Cissell added, “There are no extra payments coming in to supplement local family farms when a drought kills the grass and they need to buy extra hay to survive. Locally raised meats also allow you to meet your farmer, and in many cases even visit the farm itself. The meats are not shipped all over the country and even around the world before reaching your plate.”

Despite their loss, the family hopes that their international fame can be used to help a friend in need.

In 2017, Cissell’s son Remy suffered kidney failure. The difficult battle involved a two-week stay in the hospital that left Robert and Mackenzie away from their farm and three other children. Family friends of the Cissells, Liv and Eric, took care of the children and allowed the family to dedicate their attention toward Remy’s health.

However, while Cissell was out combing the woods for any sign of Meteor on Sept. 12, Liv was rushed to the hospital with acute appendicitis.

Cissell said, “Liv is an incredibly giving person and she and Eric were awesome during Remy’s illness. She’s a farmer, gardener, artisan, baker, etc., and is usually found on Saturdays at the Farmville Community Marketplace. … High medical bills can be devastating to anyone without insurance, both in the short and the long runs, so anyone who is able to help Liv in her time of need is greatly appreciated.”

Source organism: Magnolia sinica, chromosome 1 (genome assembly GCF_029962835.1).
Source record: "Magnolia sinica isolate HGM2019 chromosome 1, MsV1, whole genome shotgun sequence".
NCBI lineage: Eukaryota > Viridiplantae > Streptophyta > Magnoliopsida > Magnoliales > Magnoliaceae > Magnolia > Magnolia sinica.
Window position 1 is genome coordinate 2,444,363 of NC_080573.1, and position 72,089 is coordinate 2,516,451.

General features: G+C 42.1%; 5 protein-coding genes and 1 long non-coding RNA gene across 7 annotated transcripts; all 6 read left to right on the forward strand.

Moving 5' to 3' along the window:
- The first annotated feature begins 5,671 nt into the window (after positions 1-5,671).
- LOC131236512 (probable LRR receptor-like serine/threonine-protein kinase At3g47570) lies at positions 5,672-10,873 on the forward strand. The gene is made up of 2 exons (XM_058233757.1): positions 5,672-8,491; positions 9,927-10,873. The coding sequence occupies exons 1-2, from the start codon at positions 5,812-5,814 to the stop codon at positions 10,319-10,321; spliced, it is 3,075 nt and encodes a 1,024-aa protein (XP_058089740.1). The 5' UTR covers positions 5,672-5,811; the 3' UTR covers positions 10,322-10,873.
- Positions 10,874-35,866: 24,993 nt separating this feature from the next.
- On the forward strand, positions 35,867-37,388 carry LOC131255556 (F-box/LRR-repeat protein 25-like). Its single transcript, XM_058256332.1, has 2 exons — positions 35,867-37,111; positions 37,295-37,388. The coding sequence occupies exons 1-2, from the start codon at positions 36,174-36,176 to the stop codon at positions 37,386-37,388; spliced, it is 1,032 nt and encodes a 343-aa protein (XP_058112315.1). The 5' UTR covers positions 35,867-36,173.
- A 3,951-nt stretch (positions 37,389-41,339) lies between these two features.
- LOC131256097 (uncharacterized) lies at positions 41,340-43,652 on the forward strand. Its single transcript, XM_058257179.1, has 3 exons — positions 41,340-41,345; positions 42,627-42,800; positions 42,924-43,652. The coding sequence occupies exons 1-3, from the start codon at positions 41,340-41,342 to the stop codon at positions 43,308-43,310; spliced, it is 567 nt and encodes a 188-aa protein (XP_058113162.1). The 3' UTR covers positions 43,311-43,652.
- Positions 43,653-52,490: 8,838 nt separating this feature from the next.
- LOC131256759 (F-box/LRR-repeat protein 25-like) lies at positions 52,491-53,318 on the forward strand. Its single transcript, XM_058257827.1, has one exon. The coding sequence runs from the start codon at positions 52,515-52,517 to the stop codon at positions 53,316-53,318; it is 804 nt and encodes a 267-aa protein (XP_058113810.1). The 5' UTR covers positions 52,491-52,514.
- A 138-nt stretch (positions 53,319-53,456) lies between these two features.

Cissell added in his Friday Facebook post, “Meteor’s story has brought a lot of attention to our farm and our family. We did not seek out this attention, which has been both positive and negative. To those who have taken the time to hear our story and engage us in constructive dialog, even where our opinions differ, we thank you. Being able to disagree, but do so civilly and without rancor, allows us to be our best selves, and in this time of pain and tragedy, it lifts our spirits. At this time, we ask for privacy and understanding. It’s hard to say our lives will just go back to normal, but we must make the effort, especially for our children.”

Donations to Liv’s Go Fund Me can be made by going to https://tinyurl.com/livfundraiser or by going to gofundme.com and searching “Liv’s Recovery Fund.”